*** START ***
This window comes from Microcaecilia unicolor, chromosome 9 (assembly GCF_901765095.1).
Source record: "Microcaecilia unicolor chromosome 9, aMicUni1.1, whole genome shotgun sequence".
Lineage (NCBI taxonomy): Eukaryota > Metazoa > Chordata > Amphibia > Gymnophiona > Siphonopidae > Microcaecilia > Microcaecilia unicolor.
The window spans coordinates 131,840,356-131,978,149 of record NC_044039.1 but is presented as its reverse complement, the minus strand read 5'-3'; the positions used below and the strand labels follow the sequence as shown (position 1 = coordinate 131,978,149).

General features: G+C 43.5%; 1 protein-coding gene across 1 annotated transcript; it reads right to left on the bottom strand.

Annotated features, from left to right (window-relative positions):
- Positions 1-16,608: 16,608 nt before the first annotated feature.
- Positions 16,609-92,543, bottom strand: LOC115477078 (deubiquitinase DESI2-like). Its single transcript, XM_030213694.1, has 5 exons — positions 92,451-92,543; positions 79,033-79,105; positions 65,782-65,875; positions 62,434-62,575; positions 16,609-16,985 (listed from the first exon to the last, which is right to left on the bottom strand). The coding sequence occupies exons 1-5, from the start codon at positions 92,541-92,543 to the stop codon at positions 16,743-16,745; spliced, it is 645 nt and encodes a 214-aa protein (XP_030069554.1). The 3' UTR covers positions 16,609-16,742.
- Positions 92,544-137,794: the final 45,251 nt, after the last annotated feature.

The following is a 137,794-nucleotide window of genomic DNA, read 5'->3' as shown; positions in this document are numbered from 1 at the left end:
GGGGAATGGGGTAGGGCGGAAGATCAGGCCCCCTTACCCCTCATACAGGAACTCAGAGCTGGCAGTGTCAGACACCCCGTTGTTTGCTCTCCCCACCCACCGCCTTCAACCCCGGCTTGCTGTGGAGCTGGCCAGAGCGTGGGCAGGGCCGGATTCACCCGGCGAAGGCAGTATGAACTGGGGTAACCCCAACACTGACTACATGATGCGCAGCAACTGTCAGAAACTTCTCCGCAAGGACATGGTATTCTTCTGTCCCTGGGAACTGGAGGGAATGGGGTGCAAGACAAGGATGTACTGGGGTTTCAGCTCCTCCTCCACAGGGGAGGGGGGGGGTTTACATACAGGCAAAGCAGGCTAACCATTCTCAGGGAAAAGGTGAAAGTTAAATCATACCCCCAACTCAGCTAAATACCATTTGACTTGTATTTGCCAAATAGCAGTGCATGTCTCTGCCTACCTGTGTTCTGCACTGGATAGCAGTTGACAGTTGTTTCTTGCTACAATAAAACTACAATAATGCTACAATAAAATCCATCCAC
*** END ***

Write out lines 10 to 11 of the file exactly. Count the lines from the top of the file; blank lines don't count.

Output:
The following is a 137,794-nucleotide window of genomic DNA, read 5'->3' as shown; positions in this document are numbered from 1 at the left end:
GGGGAATGGGGTAGGGCGGAAGATCAGGCCCCCTTACCCCTCATACAGGAACTCAGAGCTGGCAGTGTCAGACACCCCGTTGTTTGCTCTCCCCACCCACCGCCTTCAACCCCGGCTTGCTGTGGAGCTGGCCAGAGCGTGGGCAGGGCCGGATTCACCCGGCGAAGGCAGTATGAACTGGGGTAACCCCAACACTGACTACATGATGCGCAGCAACTGTCAGAAACTTCTCCGCAAGGACATGGTATTCTTCTGTCCCTGGGAACTGGAGGGAATGGGGTGCAAGACAAGGATGTACTGGGGTTTCAGCTCCTCCTCCACAGGGGAGGGGGGGGGTTTACATACAGGCAAAGCAGGCTAACCATTCTCAGGGAAAAGGTGAAAGTTAAATCATACCCCCAACTCAGCTAAATACCATTTGACTTGTATTTGCCAAATAGCAGTGCATGTCTCTGCCTACCTGTGTTCTGCACTGGATAGCAGTTGACAGTTGTTTCTTGCTACAATAAAACTACAATAATGCTACAATAAAATCCATCCAC